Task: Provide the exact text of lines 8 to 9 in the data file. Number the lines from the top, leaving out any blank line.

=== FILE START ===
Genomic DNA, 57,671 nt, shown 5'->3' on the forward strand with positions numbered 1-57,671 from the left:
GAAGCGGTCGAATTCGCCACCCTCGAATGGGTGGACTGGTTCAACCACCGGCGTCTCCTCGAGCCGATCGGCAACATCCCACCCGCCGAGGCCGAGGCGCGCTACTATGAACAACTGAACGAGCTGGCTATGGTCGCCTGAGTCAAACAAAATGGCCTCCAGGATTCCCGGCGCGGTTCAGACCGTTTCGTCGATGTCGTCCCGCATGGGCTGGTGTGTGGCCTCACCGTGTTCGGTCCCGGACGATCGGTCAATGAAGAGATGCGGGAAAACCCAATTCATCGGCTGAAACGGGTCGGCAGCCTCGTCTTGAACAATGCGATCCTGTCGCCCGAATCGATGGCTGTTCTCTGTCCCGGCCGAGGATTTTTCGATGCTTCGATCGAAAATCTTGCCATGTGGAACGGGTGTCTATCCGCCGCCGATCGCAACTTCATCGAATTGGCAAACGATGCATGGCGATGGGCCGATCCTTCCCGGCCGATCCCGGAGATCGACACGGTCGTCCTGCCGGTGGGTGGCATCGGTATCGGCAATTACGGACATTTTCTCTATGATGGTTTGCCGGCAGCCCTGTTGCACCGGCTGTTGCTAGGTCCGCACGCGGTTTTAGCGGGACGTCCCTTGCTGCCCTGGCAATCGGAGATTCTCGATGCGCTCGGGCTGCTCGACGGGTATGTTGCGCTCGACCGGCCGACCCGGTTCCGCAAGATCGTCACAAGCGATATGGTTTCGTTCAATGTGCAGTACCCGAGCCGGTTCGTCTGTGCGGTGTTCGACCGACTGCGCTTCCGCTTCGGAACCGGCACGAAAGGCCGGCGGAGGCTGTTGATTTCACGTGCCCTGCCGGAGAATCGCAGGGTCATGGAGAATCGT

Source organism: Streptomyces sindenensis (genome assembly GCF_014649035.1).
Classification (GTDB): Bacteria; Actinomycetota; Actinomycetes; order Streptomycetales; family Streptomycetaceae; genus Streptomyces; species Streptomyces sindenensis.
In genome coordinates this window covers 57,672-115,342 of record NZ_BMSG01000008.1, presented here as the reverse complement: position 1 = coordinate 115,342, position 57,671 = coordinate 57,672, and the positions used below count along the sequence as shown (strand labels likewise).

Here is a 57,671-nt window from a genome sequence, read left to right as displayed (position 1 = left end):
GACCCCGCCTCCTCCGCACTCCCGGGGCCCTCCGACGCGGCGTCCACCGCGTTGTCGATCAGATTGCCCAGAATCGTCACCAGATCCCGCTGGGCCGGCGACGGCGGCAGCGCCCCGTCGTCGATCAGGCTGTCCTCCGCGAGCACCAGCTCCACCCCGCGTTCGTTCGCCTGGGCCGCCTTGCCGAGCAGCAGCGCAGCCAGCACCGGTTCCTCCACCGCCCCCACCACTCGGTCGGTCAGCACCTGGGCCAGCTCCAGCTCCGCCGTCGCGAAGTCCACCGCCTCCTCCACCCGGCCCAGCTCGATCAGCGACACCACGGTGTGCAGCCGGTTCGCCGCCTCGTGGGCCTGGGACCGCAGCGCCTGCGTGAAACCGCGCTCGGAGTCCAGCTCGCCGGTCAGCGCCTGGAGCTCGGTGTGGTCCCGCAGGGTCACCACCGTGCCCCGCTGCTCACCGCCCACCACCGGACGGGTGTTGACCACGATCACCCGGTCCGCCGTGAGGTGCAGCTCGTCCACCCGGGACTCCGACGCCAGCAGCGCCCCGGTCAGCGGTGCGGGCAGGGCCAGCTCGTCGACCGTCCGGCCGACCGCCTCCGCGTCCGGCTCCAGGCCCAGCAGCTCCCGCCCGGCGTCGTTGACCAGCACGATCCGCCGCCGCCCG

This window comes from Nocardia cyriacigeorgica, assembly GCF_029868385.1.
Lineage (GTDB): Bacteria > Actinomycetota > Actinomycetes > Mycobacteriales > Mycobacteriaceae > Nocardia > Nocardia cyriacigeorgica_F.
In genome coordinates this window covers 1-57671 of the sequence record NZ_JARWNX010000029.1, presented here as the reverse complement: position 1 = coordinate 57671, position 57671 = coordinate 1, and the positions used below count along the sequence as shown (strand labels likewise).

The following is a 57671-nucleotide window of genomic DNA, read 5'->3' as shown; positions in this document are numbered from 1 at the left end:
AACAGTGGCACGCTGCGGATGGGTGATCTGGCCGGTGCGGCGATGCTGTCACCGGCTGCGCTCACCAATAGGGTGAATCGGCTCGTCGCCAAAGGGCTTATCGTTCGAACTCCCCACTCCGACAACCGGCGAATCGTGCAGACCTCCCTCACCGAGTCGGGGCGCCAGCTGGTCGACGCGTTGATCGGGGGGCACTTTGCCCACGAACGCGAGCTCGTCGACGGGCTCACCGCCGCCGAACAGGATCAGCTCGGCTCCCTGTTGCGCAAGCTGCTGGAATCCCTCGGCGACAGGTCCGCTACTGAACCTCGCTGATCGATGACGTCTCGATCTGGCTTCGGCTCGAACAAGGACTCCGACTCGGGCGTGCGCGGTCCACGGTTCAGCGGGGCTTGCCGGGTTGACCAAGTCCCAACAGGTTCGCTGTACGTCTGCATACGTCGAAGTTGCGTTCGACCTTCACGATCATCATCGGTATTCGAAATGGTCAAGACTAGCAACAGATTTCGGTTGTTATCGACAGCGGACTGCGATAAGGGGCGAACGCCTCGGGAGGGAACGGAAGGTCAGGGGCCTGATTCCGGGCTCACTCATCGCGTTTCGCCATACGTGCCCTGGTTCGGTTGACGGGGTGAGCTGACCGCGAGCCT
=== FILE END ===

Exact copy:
This window comes from Nocardia cyriacigeorgica, assembly GCF_029868385.1.
Lineage (GTDB): Bacteria > Actinomycetota > Actinomycetes > Mycobacteriales > Mycobacteriaceae > Nocardia > Nocardia cyriacigeorgica_F.